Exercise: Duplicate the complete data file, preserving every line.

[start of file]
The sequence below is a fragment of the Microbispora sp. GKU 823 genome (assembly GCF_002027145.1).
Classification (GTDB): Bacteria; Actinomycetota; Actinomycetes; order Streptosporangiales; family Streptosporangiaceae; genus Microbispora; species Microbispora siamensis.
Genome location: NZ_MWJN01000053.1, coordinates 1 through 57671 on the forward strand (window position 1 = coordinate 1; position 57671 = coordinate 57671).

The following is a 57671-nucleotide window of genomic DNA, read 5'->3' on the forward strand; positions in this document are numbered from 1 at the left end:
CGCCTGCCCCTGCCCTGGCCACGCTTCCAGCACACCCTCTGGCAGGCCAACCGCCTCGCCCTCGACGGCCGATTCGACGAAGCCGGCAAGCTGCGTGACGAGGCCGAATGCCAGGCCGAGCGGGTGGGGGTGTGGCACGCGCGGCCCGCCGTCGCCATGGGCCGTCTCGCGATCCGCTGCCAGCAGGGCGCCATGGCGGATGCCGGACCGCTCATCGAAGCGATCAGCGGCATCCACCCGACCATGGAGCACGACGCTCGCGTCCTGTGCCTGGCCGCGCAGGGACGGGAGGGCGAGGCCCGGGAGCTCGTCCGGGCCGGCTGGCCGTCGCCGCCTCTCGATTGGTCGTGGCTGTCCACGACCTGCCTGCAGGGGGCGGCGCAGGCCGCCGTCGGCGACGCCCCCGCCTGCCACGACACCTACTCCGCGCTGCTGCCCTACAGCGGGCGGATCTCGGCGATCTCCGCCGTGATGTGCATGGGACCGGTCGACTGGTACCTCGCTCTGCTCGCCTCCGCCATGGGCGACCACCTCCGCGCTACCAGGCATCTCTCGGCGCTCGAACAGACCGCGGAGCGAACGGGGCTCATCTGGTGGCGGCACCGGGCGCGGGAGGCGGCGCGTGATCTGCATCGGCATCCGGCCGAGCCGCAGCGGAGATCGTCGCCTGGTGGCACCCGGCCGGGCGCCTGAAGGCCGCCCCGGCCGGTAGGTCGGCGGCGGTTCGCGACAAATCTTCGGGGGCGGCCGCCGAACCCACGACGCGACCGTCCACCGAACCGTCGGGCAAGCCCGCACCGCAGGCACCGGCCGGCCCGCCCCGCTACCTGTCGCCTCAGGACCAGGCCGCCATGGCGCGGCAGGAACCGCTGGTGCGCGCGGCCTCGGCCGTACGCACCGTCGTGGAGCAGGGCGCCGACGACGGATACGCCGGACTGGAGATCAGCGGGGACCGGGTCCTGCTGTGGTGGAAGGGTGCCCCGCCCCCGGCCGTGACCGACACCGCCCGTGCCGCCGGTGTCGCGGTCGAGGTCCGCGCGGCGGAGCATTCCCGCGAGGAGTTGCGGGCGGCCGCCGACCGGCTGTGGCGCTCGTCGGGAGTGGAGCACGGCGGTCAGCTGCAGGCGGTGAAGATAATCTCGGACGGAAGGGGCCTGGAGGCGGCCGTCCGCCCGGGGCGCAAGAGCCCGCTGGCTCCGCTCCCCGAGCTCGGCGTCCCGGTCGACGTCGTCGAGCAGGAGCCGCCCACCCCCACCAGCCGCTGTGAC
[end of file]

The sequence below is a fragment of the Microbispora sp. GKU 823 genome (assembly GCF_002027145.1).
Classification (GTDB): Bacteria; Actinomycetota; Actinomycetes; order Streptosporangiales; family Streptosporangiaceae; genus Microbispora; species Microbispora siamensis.
Genome location: NZ_MWJN01000053.1, coordinates 1 through 57671 on the forward strand (window position 1 = coordinate 1; position 57671 = coordinate 57671).

The following is a 57671-nucleotide window of genomic DNA, read 5'->3' on the forward strand; positions in this document are numbered from 1 at the left end:
CGCCTGCCCCTGCCCTGGCCACGCTTCCAGCACACCCTCTGGCAGGCCAACCGCCTCGCCCTCGACGGCCGATTCGACGAAGCCGGCAAGCTGCGTGACGAGGCCGAATGCCAGGCCGAGCGGGTGGGGGTGTGGCACGCGCGGCCCGCCGTCGCCATGGGCCGTCTCGCGATCCGCTGCCAGCAGGGCGCCATGGCGGATGCCGGACCGCTCATCGAAGCGATCAGCGGCATCCACCCGACCATGGAGCACGACGCTCGCGTCCTGTGCCTGGCCGCGCAGGGACGGGAGGGCGAGGCCCGGGAGCTCGTCCGGGCCGGCTGGCCGTCGCCGCCTCTCGATTGGTCGTGGCTGTCCACGACCTGCCTGCAGGGGGCGGCGCAGGCCGCCGTCGGCGACGCCCCCGCCTGCCACGACACCTACTCCGCGCTGCTGCCCTACAGCGGGCGGATCTCGGCGATCTCCGCCGTGATGTGCATGGGACCGGTCGACTGGTACCTCGCTCTGCTCGCCTCCGCCATGGGCGACCACCTCCGCGCTACCAGGCATCTCTCGGCGCTCGAACAGACCGCGGAGCGAACGGGGCTCATCTGGTGGCGGCACCGGGCGCGGGAGGCGGCGCGTGATCTGCATCGGCATCCGGCCGAGCCGCAGCGGAGATCGTCGCCTGGTGGCACCCGGCCGGGCGCCTGAAGGCCGCCCCGGCCGGTAGGTCGGCGGCGGTTCGCGACAAATCTTCGGGGGCGGCCGCCGAACCCACGACGCGACCGTCCACCGAACCGTCGGGCAAGCCCGCACCGCAGGCACCGGCCGGCCCGCCCCGCTACCTGTCGCCTCAGGACCAGGCCGCCATGGCGCGGCAGGAACCGCTGGTGCGCGCGGCCTCGGCCGTACGCACCGTCGTGGAGCAGGGCGCCGACGACGGATACGCCGGACTGGAGATCAGCGGGGACCGGGTCCTGCTGTGGTGGAAGGGTGCCCCGCCCCCGGCCGTGACCGACACCGCCCGTGCCGCCGGTGTCGCGGTCGAGGTCCGCGCGGCGGAGCATTCCCGCGAGGAGTTGCGGGCGGCCGCCGACCGGCTGTGGCGCTCGTCGGGAGTGGAGCACGGCGGTCAGCTGCAGGCGGTGAAGATAATCTCGGACGGAAGGGGCCTGGAGGCGGCCGTCCGCCCGGGGCGCAAGAGCCCGCTGGCTCCGCTCCCCGAGCTCGGCGTCCCGGTCGACGTCGTCGAGCAGGAGCCGCCCACCCCCACCAGCCGCTGTGAC